Lille – a Flemish city in Northern France
Lille was an ailing industrial town with only a defunct textile industry to show for itself. Since then it has undergone a multi-million euro facelift, attracted world-famous designer shops into its gabled buildings, became a feted university town, and got itself onto the Eurostar network.
With its Flemish culture, its Ch’ti dialect, and gorgeous Flemish architecture, Lille has lots to offer Le Weekender .
Why go now?
Lille’s streets are ablaze with festive lights and the market is in full swing. Eighty wooden chalet-shaped stalls grace Place Rihour, roasting chestnuts and selling jewelry, toys, and gifts. Don’t miss the waffles and gingerbread.
Nearby at Grand’Place, a big Ferris wheel offers a bird’s eye view over the city and there’s a merry-go-round dancing to the sounds of Noel.
Life is a Cabaret
Spend an evening at the all sequins and feathers dinner and cabaret show at La Prestige Palace (think mini Moulin Rouge) for a spectacular show. After a three-course dinner, the pink and silver curtains draw open, the drums roll and outcome the dancing girls and boys singing tunes like Hello Dolly in Franglais and of course Life is a Cabaret.
You will find world famous designers such as Hermès, Louis Vuiton and Lacoste in rue de la Grande Chaussée to smaller boutiques by individual designers on Lille’s oldest street, rue de la Monnaie so named after the royal mint. The best department store is Printemps (think Debenhams) on rue Nationale or pop by the market in Wazemmes on Sunday morning and rub shoulders with the locals.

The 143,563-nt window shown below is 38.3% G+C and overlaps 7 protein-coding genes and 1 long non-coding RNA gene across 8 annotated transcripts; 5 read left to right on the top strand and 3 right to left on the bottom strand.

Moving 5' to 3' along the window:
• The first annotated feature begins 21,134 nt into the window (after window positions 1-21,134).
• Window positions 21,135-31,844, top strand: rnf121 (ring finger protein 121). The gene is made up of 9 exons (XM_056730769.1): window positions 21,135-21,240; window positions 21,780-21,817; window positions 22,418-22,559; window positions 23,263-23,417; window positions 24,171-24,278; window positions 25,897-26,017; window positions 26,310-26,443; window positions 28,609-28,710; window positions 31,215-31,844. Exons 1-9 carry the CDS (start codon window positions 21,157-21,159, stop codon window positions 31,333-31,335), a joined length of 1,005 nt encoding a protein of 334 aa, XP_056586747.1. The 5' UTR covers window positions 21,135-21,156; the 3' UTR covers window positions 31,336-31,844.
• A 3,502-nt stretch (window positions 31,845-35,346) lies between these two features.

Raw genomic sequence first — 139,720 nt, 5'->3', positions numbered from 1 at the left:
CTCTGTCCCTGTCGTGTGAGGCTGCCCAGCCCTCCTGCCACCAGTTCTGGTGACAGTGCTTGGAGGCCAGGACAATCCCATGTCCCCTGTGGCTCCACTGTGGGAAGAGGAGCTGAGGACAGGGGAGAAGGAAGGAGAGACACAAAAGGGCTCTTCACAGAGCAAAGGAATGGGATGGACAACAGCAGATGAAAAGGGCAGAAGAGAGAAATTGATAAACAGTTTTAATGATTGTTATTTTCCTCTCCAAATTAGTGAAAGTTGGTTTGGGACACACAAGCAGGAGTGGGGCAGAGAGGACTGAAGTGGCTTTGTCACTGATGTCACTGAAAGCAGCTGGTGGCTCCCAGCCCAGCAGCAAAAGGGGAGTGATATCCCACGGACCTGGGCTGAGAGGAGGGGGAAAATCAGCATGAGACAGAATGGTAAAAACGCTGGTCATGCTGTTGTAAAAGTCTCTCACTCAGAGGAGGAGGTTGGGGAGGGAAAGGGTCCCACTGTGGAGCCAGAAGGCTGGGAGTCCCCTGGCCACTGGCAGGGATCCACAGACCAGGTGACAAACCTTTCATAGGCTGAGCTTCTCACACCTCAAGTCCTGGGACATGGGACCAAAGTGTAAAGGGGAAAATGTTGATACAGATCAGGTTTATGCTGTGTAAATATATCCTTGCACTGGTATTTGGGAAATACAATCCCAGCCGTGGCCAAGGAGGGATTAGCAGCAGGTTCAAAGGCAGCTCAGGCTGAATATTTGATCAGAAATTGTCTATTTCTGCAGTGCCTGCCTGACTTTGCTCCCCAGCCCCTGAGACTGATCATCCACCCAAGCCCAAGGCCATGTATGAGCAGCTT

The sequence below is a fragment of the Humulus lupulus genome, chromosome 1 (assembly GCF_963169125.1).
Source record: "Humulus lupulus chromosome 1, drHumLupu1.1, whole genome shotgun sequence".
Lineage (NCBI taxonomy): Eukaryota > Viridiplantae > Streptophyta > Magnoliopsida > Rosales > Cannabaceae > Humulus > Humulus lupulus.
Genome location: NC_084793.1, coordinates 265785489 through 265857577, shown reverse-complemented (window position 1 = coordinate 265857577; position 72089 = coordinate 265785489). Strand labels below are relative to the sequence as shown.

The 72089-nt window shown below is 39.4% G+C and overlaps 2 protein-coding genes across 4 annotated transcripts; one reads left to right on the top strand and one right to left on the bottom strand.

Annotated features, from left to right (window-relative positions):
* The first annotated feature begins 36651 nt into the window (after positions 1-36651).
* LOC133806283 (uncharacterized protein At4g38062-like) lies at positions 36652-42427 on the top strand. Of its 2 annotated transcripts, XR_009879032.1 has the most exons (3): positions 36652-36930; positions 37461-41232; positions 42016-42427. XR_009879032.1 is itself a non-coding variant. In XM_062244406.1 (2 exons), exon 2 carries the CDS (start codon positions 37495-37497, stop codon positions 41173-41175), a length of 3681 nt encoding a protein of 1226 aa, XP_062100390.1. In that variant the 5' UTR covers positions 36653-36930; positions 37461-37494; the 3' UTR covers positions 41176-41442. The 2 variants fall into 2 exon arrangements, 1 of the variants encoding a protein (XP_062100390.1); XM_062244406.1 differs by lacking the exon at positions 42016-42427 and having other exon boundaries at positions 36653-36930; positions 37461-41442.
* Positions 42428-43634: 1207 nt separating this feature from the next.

Lille’s cobbled medieval Vieille Ville – an old town – is dotted with Renaissance architecture. On Grand’Place the stunning 17th century Vielle Bourse, a quadrangle of 24 ornate houses surround a rectangular courtyard where trading took place. Note the cute chubby cherubs, saucy female forms, and garlands.
Sun King Louis XVI left his mark on the city too. The Grand Gard once used as military barracks is today the Théâtre du Nord – you’ll see his sun symbol sandwiched between the coats of arms of France and Lille on its pediment.
Also, check out the Opera House on nearby Place du Théâtre. On the façade is Apollo surrounded by his muses. To the left is a depiction of Amédée Cordonnier’s allegory of Music and on the right Tragedy by Hector Lemaire.
For local fare head for an estaminet – hop decorated, wooden-floored Flemish style restaurant. Specialties include carbonnade flamande (beef cubes cooked in beer and brown sugar), potjelvesch (a cold dish of porc, rabbit, and veal), and waterzooi (a mix of three white fish). Drink with locals’ beers and finish off with the local eau-de-vie genevièvre.